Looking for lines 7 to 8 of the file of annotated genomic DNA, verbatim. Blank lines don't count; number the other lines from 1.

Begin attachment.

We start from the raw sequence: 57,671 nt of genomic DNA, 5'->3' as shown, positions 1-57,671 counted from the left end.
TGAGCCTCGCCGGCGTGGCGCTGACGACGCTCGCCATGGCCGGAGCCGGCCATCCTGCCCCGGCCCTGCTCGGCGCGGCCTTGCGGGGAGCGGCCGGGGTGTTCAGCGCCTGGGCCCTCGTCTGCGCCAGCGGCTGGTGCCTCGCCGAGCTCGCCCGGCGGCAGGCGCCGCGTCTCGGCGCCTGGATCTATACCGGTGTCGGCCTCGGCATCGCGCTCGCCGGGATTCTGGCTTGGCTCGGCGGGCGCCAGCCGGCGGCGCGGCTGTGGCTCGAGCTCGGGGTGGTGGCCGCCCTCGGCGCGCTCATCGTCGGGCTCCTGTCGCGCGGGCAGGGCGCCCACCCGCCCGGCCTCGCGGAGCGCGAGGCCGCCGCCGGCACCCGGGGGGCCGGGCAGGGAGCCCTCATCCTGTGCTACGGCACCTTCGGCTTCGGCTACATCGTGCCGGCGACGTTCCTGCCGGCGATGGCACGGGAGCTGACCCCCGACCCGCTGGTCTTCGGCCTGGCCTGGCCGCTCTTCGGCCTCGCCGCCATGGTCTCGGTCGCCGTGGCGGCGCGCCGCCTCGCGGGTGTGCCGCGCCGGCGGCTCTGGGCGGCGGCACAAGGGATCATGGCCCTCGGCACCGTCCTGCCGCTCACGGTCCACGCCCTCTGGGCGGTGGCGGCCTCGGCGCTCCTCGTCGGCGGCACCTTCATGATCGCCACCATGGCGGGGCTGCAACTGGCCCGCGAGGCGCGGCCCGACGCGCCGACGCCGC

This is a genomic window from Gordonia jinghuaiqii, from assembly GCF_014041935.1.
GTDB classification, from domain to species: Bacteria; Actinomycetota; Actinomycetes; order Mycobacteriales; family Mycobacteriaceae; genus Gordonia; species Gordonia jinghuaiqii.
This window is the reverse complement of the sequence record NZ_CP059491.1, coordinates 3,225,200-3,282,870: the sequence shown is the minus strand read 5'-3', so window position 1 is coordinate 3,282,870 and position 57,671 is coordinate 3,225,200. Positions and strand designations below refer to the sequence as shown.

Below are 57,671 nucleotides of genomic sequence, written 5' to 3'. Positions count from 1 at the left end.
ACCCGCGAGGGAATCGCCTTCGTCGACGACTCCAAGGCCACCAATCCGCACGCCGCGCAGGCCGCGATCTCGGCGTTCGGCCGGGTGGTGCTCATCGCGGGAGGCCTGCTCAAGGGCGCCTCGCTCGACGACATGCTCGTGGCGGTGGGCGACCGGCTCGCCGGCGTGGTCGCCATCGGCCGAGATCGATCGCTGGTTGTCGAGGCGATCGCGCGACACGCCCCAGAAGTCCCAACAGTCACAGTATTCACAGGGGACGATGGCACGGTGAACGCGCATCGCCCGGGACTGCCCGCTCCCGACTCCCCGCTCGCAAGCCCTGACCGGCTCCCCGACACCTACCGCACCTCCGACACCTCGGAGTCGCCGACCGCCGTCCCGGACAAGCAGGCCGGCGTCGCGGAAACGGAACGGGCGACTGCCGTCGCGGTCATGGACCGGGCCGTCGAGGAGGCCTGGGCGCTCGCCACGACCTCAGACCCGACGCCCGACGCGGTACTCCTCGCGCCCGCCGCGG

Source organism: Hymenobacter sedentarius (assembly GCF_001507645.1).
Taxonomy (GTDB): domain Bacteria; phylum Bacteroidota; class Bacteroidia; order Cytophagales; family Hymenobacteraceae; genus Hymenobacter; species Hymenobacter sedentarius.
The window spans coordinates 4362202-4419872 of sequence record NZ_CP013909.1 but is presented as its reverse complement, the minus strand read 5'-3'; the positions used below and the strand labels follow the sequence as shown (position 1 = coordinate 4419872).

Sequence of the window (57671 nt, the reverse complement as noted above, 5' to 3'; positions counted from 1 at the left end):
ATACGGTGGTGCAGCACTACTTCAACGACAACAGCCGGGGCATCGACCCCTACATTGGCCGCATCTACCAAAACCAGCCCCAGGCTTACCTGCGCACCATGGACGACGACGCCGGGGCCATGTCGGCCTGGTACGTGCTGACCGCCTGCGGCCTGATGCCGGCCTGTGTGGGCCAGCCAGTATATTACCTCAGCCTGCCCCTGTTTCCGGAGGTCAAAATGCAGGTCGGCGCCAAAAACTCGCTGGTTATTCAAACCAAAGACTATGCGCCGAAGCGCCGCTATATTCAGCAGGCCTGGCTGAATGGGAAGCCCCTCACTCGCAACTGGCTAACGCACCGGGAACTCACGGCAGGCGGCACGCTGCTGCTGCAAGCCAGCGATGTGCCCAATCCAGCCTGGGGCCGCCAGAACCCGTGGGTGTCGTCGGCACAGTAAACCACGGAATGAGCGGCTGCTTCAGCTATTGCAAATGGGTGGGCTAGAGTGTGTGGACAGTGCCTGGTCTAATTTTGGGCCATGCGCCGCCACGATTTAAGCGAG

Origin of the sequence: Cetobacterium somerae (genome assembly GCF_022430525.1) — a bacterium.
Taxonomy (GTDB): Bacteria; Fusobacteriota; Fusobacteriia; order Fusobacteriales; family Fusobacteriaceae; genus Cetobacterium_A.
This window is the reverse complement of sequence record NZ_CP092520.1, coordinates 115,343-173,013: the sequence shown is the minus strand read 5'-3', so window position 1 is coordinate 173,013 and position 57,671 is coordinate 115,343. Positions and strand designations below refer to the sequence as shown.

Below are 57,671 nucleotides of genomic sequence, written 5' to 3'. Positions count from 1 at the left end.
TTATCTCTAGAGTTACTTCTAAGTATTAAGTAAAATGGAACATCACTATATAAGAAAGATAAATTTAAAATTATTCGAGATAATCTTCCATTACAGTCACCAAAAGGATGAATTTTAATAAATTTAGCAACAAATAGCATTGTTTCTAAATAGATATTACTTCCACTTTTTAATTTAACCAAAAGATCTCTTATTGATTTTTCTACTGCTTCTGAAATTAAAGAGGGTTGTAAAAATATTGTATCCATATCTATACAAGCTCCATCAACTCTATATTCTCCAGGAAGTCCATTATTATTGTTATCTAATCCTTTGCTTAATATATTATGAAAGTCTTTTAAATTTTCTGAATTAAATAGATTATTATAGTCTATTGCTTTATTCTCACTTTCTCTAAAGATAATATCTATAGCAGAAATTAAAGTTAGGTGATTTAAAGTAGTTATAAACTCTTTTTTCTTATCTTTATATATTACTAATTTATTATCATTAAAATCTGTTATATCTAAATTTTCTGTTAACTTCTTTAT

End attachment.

ACCCGCGAGGGAATCGCCTTCGTCGACGACTCCAAGGCCACCAATCCGCACGCCGCGCAGGCCGCGATCTCGGCGTTCGGCCGGGTGGTGCTCATCGCGGGAGGCCTGCTCAAGGGCGCCTCGCTCGACGACATGCTCGTGGCGGTGGGCGACCGGCTCGCCGGCGTGGTCGCCATCGGCCGAGATCGATCGCTGGTTGTCGAGGCGATCGCGCGACACGCCCCAGAAGTCCCAACAGTCACAGTATTCACAGGGGACGATGGCACGGTGAACGCGCATCGCCCGGGACTGCCCGCTCCCGACTCCCCGCTCGCAAGCCCTGACCGGCTCCCCGACACCTACCGCACCTCCGACACCTCGGAGTCGCCGACCGCCGTCCCGGACAAGCAGGCCGGCGTCGCGGAAACGGAACGGGCGACTGCCGTCGCGGTCATGGACCGGGCCGTCGAGGAGGCCTGGGCGCTCGCCACGACCTCAGACCCGACGCCCGACGCGGTACTCCTCGCGCCCGCCGCGG

Source organism: Hymenobacter sedentarius (assembly GCF_001507645.1).